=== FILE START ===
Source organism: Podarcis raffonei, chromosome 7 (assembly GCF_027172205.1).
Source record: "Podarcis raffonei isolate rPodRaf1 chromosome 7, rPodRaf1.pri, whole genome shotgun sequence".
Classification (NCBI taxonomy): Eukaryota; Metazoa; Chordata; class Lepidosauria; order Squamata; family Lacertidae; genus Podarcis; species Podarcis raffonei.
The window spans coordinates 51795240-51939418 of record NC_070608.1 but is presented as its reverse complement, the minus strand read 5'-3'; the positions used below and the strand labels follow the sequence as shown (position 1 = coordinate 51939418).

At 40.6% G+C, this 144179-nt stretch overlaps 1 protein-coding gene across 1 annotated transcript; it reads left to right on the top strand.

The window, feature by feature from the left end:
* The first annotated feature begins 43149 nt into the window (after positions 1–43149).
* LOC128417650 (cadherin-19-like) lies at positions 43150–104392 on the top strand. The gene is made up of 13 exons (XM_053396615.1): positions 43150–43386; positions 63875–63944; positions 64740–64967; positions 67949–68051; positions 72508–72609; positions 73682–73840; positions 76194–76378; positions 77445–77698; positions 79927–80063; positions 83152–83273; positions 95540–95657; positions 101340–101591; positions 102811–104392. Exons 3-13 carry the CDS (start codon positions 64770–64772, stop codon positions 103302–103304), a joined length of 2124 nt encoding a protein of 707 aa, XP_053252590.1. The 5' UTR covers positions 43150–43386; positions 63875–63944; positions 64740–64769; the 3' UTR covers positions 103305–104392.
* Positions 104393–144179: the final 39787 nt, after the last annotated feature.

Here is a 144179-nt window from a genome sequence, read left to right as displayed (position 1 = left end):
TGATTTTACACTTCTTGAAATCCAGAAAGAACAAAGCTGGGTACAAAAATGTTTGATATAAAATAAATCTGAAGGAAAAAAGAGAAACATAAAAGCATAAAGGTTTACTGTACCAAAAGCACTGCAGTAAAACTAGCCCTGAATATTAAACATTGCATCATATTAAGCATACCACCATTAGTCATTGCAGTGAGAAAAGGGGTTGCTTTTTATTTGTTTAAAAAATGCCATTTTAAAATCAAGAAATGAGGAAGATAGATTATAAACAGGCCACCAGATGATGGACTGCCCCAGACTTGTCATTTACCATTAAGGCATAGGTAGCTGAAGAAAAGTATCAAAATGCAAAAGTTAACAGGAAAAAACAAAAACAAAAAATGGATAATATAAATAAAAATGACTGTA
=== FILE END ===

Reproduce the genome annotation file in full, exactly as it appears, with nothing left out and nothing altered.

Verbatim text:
Source organism: Podarcis raffonei, chromosome 7 (assembly GCF_027172205.1).
Source record: "Podarcis raffonei isolate rPodRaf1 chromosome 7, rPodRaf1.pri, whole genome shotgun sequence".
Classification (NCBI taxonomy): Eukaryota; Metazoa; Chordata; class Lepidosauria; order Squamata; family Lacertidae; genus Podarcis; species Podarcis raffonei.
The window spans coordinates 51795240-51939418 of record NC_070608.1 but is presented as its reverse complement, the minus strand read 5'-3'; the positions used below and the strand labels follow the sequence as shown (position 1 = coordinate 51939418).

At 40.6% G+C, this 144179-nt stretch overlaps 1 protein-coding gene across 1 annotated transcript; it reads left to right on the top strand.

The window, feature by feature from the left end:
* The first annotated feature begins 43149 nt into the window (after positions 1–43149).
* LOC128417650 (cadherin-19-like) lies at positions 43150–104392 on the top strand. The gene is made up of 13 exons (XM_053396615.1): positions 43150–43386; positions 63875–63944; positions 64740–64967; positions 67949–68051; positions 72508–72609; positions 73682–73840; positions 76194–76378; positions 77445–77698; positions 79927–80063; positions 83152–83273; positions 95540–95657; positions 101340–101591; positions 102811–104392. Exons 3-13 carry the CDS (start codon positions 64770–64772, stop codon positions 103302–103304), a joined length of 2124 nt encoding a protein of 707 aa, XP_053252590.1. The 5' UTR covers positions 43150–43386; positions 63875–63944; positions 64740–64769; the 3' UTR covers positions 103305–104392.
* Positions 104393–144179: the final 39787 nt, after the last annotated feature.

Here is a 144179-nt window from a genome sequence, read left to right as displayed (position 1 = left end):
TGATTTTACACTTCTTGAAATCCAGAAAGAACAAAGCTGGGTACAAAAATGTTTGATATAAAATAAATCTGAAGGAAAAAAGAGAAACATAAAAGCATAAAGGTTTACTGTACCAAAAGCACTGCAGTAAAACTAGCCCTGAATATTAAACATTGCATCATATTAAGCATACCACCATTAGTCATTGCAGTGAGAAAAGGGGTTGCTTTTTATTTGTTTAAAAAATGCCATTTTAAAATCAAGAAATGAGGAAGATAGATTATAAACAGGCCACCAGATGATGGACTGCCCCAGACTTGTCATTTACCATTAAGGCATAGGTAGCTGAAGAAAAGTATCAAAATGCAAAAGTTAACAGGAAAAAACAAAAACAAAAAATGGATAATATAAATAAAAATGACTGTA